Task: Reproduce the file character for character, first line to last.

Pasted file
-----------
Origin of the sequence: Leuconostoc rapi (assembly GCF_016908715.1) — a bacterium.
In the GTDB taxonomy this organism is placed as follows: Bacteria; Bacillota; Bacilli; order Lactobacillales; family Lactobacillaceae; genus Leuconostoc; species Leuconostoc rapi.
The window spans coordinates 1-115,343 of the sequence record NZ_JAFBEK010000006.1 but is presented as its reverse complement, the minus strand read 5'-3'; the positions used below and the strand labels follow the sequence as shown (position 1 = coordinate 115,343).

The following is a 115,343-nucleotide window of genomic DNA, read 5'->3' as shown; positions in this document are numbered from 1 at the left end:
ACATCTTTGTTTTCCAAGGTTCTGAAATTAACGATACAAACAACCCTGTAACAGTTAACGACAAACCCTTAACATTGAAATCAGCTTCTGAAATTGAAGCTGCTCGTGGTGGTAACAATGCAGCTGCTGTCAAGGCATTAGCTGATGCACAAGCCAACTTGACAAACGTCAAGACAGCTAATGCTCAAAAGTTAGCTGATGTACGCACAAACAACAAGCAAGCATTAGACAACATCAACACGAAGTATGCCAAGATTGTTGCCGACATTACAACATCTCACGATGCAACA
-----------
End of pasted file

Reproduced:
Origin of the sequence: Leuconostoc rapi (assembly GCF_016908715.1) — a bacterium.
In the GTDB taxonomy this organism is placed as follows: Bacteria; Bacillota; Bacilli; order Lactobacillales; family Lactobacillaceae; genus Leuconostoc; species Leuconostoc rapi.
The window spans coordinates 1-115,343 of the sequence record NZ_JAFBEK010000006.1 but is presented as its reverse complement, the minus strand read 5'-3'; the positions used below and the strand labels follow the sequence as shown (position 1 = coordinate 115,343).

The following is a 115,343-nucleotide window of genomic DNA, read 5'->3' as shown; positions in this document are numbered from 1 at the left end:
ACATCTTTGTTTTCCAAGGTTCTGAAATTAACGATACAAACAACCCTGTAACAGTTAACGACAAACCCTTAACATTGAAATCAGCTTCTGAAATTGAAGCTGCTCGTGGTGGTAACAATGCAGCTGCTGTCAAGGCATTAGCTGATGCACAAGCCAACTTGACAAACGTCAAGACAGCTAATGCTCAAAAGTTAGCTGATGTACGCACAAACAACAAGCAAGCATTAGACAACATCAACACGAAGTATGCCAAGATTGTTGCCGACATTACAACATCTCACGATGCAACA